It’s a long haul from start to finish. Players get injuries, rehab, and sometimes play through injuries choosing to fully recover after the season and playoffs. UBC was hit hard by injuries all season. It’s possible that a healthy Thunderbirds team may have had more success at nationals.

“I think it did affect us,” admitted Thomas. “At the same time, it made us stronger. It’s a fine line. We got a lot of other people in there who got a lot of valuable game time experience. It’s hard to say that’s what it was for sure. So much has to go right in order to be national champions. In one game knockouts, and how long our season goes, so much needs to go right.”

Going into next season, UBC should be primed for another year of positive results, and more success on and off the ice. Eight seniors will be moving on, but they have definitely left their mark on the Thunderbirds. The next wave will have learned from some of the best players to play for UBC. Getting back to nationals will be tough, but you sure wouldn’t want to bet against UBC with the way the program has developed and thrived.

“We feel confident in our returning group,” said Thomas. “That we have it in us to get back there again, and to have a year similar to what we had this year, but it is going to be a challenge. We’re going to be gunned after even more for being back to back Canada West champs, and being bronze medalists, and medalling back to back.”

UBC wants to be a team that’s mentioned in the same breath as successful programs like McGill, and Alberta. They want to build a team that goes all the way and wins gold. They’re certainly knocking on the door, and others have noticed. UBC has become a university with excellent education opportunities, and a top women’s hockey program.

“It really has changed the scale of our program now,” said Thomas. “I credit that to the players that are in this program, and have been in this program. They’ve changed the culture here. It’s a winning culture now. We’re a program that’s going to be challenging for a championship or a national championship every year. It was a big statement year. It’s really exciting, it’s really gratifying. I’m very proud of the girls and what they’ve done.”

As the Thunderbirds prepare for exams, warmer weather, and exciting offseason plans. They’ll still have a focus on how they can get back to the big dance, and win the ultimate prize.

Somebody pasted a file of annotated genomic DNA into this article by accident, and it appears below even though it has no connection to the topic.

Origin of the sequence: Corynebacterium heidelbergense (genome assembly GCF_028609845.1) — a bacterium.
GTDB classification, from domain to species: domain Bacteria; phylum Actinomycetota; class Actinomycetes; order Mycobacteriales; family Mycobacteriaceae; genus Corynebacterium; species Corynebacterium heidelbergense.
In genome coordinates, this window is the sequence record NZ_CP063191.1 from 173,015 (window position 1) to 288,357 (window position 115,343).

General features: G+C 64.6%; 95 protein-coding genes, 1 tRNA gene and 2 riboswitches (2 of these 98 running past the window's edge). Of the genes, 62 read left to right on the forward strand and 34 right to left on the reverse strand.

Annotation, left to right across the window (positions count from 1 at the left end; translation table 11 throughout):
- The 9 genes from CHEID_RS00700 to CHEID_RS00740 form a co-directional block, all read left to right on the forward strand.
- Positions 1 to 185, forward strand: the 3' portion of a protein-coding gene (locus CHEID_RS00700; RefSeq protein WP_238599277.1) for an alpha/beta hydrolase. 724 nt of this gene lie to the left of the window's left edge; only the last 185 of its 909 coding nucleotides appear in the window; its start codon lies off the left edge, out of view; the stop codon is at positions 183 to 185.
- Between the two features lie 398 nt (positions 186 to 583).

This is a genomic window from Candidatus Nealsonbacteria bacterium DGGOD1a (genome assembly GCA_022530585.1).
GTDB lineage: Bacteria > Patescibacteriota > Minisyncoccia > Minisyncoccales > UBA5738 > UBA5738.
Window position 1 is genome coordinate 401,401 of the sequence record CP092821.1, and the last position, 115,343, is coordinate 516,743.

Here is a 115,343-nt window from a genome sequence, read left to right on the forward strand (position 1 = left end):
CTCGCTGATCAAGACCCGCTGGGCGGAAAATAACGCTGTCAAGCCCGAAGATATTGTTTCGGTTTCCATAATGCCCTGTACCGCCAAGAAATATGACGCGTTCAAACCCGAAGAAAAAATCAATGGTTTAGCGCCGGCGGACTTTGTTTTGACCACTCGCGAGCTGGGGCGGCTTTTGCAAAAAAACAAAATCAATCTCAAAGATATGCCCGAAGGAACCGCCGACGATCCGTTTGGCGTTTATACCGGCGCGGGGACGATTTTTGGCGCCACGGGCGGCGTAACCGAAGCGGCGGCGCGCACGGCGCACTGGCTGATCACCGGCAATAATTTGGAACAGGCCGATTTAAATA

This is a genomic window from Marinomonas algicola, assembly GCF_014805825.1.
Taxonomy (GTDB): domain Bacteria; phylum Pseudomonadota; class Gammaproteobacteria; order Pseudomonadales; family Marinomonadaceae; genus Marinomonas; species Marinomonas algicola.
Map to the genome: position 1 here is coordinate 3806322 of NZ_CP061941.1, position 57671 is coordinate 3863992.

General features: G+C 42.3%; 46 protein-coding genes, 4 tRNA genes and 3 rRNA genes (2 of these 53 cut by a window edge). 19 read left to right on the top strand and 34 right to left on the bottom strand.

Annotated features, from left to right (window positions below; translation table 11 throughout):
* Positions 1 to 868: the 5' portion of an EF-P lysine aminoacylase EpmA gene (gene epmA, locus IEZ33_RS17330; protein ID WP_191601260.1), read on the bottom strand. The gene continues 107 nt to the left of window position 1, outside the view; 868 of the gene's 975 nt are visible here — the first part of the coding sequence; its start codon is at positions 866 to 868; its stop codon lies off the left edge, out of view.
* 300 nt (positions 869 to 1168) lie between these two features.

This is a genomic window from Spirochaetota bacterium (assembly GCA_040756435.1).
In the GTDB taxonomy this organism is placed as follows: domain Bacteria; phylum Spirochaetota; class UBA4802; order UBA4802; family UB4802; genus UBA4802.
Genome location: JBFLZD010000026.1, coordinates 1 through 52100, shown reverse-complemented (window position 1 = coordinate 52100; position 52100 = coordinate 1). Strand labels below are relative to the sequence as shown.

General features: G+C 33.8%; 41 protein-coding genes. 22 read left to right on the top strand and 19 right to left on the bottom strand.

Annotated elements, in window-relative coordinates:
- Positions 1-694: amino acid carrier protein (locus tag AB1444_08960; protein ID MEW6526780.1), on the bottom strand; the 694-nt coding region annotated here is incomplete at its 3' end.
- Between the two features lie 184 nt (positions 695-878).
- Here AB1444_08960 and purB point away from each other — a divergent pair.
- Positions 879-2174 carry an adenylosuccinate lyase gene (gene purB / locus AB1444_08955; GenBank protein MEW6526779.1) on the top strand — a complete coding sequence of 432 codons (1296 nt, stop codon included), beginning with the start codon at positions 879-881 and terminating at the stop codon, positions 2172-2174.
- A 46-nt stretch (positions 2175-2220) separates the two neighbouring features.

UBC Thunderbirds goalie, Amelia Boughn in action vs Queen’s Gaels on Thursday, March 16.

VANCOUVER, B.C – It’s going to be a marquee matchup on Saturday afternoon at the USports Nationals, when the UBC Thunderbirds take on the McGill Martlets. The winner will earn a spot in the championship final on Sunday at the Strathcona Paper Centre, in Napanee, Ontario.

Thursday’s quarterfinals saw the number one ranked Thunderbirds dispatch the hosts, Queen’s Gaels with a 2-1 win. McGill’s Gabrielle Davidson scored a pair of goals to help the number four seed Martlets defeat StFX 3-1.

This will be the third meeting between UBC and McGill in the last year. The Thunderbirds won 4-2 in a quarterfinals game last year at nationals. It was an intense, and physical game that had a lot of feeling. UBC also defeated McGill 3-1, during a preseason tournament this past fall.

UBC Coach, Graham Thomas is expecting a far different game on Saturday.

“There a different team than we saw in September,” said Thomas. “They didn’t have (Gabrielle) Davidson, and (Mélodie) Daoust in the lineup. They’re back ,and their seniors are really strong players for them. We’ll have to be very sharp. They’ve got a strong freshman goalie (Tricia Deguire). It’s going to be two really good teams going after it. Great program, and we’re excited for the challenge.”

Neither coach wants to provide bulletin board material for the other team. While a rivalry might be brewing, McGill Coach, Peter Smith wasn’t taking any bait.

“Yeah, we play them three times in around a year,” said Smith when reached by phone. “We’re happy to play them again. They’re a good team, and we like playing good teams. It’s all about what happens on Saturday. We’ll be ready to go, and they’ll be ready to go.”

Smith isn’t concerned with the Thunderbirds number one ranking they’ve had since October. McGill won’t be in awe by the Thunderbirds accomplishments. Once the puck drops, rankings and awards make no difference.

“It’s similar to playing any team,” admitted said Smith. “We want to be prepared and be ready to go. We don’t spend a lot of time looking at rankings and seeding.”

McGill’s high-powered offence features 2017 Player of the Year finalist, Mélodie Daoust, Olivia Atkinson, Marie-Philip Lavoie, Gabrielle Davidson, and rookie Jade Downie-Landry. Martlets goalkeeper, Tricia Deguire was named 2017 USports Rookie of the Year. McGill is stacked, and will look to play a high-tempo game. Playing a full sixty-minutes remains a question for a team that’s still very young.

“I think the hallmark of our team, we want to play fast, and play with good structure,” said Smith. “We need to stick to the plan from start to finish, and play fast. We’re a fast team and that’s what we want to do.”